Healthy Vegetarianism in a Stressful Life

girl at spa massageThe ethical choice

Choosing not to eat animal produce can be a positive step for the planet and an ethical choice to be respected. To function fully without the more dense animal source foods can be tricky when stress hits, but with some nutritional awareness you can ensure you are fulfilling your body’s needs in terms of metabolism, brain function and satisfaction from the foods you eat.

When life’s demands build-up and we run our engines at a higher rate, our adrenal glands release stress hormones that heighten immune defences, tissue breakdown and muscle contractions (to name a few) and nutrients are quickly used up. This then requires more healing and detoxification – yes needing more nutrients… Suboptimal nutrient levels can quickly affect how able we feel to handle work, life and emotional stressors. In winter months that can make us want to hide ourselves away.

ChickpeasEnsuring quality proteins:

Efficient functioning of our adrenal glands rely on protein and low dietary levels can affect the way we cope with stress; often seen as fatigue and sugar cravings. Vegetarians need to be mindful not to just load up on grains and beans which can be inflammatory and stop absorption of minerals like calcium, iron and zinc, but also get these essential minerals within a range of quality protein and B vitamins for energy production:

  • Slow cook beans and pulses with onion, garlic, carrots and green veg to break down difficult to digest fibres and anti-nutrients to make full use of their protein.
  • Replace large starchy carb meal parts like big rice and pasta portions, replacing at least some with higher protein veg like greens, especially spinach, watercress, kale and broccoli.
  • Goat’s and sheep’s milk and their products like yoghurt and milk have good protein:fat ratios and easier to digest than cow’s milk.
  • Greek-style yoghurt is made in a way that increasing the protein:carb ratio and is more satisfying for the appetite, best to choose satisfying whole milk versions alongside a diet low in sugar.
  • For non-vegans, free-range organic eggs both provide complete and highly bioavailable protein and also nutrients like iron and choline which can be missing from a plant-based diet.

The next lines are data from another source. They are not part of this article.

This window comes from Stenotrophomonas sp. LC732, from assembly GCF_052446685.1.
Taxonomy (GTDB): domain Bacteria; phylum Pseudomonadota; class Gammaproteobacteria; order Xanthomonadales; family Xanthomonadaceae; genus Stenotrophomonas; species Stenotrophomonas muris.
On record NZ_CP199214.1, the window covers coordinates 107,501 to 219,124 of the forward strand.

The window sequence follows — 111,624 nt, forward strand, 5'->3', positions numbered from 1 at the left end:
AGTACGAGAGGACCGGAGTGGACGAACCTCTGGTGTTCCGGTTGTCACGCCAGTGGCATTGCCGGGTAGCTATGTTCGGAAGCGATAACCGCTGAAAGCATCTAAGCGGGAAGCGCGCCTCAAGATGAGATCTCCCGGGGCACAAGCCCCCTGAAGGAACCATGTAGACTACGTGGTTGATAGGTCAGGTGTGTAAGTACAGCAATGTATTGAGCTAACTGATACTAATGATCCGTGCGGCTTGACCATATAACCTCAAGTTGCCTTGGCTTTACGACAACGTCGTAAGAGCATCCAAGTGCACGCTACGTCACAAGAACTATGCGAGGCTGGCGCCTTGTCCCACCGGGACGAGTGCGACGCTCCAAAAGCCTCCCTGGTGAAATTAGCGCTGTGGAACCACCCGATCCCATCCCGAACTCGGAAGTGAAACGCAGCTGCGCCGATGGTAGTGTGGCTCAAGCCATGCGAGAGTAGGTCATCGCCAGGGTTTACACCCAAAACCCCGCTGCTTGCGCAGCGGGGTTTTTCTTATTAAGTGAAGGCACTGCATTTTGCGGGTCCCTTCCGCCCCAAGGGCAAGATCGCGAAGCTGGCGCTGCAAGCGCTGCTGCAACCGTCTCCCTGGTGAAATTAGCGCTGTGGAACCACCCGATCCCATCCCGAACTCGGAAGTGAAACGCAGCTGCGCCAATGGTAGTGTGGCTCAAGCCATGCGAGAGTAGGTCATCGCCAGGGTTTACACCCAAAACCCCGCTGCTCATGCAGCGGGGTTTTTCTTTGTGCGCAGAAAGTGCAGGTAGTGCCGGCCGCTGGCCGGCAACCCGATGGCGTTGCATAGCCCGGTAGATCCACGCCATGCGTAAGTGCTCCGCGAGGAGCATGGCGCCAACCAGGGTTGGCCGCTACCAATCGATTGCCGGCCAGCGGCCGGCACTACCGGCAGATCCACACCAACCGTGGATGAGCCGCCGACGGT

• Nuts are extremely useful in a vegetarian diet and can be added to salads, at the end of stir fries, stews and make the perfect snack to curb sugar cravings when stressed.

nuts in shells_lowresEnsuring healthy fats:

Alongside the omega 3 oil info in the nutrient table, the following range of fats both satisfy biochemical needs but also satisfy taste and appetite in a way that carbohydrates can not:

  • Eggs and dairy from grass (not grain) fed free range animals are not just better for the environment, but also have much healthier fats, including omega 3 oils and Conjugated Linoleic Acid (CLA), both of which encourage good appetite regulation and weight control.
  • Monounsaturated Fatty Acids or MUFAs from avocados, olives and olive oil, nuts, seeds reduce both heart disease risk and inflammation.
  • Vegans should include coconut, peanuts, Brazil nuts, cashews, pumpkin seeds and pine nuts for vital saturated fats, needed in balance with other fats for mental and heart health – as well as protein.
  • Coconut contains Medium Chain Triglycerides (MCTs) that have shown to raise metabolism and support good cholesterol regulation and weight management.
  • Winter cravings for cheese and chocolate are a clear sign to increase those healthy fats. Our ancestors cooked with animal fats and butter is a good winter food. Cooking a warming curry with ghee is a great comfort food all round!

Common problem for veggies? Constant cravings for sugar can indicate that there are not enough healthy, quality proteins and fats in your diet.  Be particularly aware of this if you are vegetarian and especially vegan. This can hit most hard in the cold winter months when we are producing more energy to heat ourselves.

avocadoThe solution:

Make sure you are starting the day with the protein and fat inclusion that sets up appetite control, energy and mood for the day. Simple changes can ensure that stress won’t be sending you to the vending machine for a self-medicating sugar hit:

  • For most muesli just won’t cut it; grains – especially raw – are hard to digest and can rob the body of minerals. At the very least, swap half for nuts, have with Greek yoghurt and try to have a savoury breakfast half the week.
  • Stoke up your energy reserves and level out highs and lows of blood sugar with eggs, goat’s cheese, good quality nut burgers or occasional halloumi as the basis for a healthy English breakfast or with avocado, spinach, watercress and rye toast.

See The De-Stress Diet Vegetarian 7 Day Meal Plan to help you on your way…..


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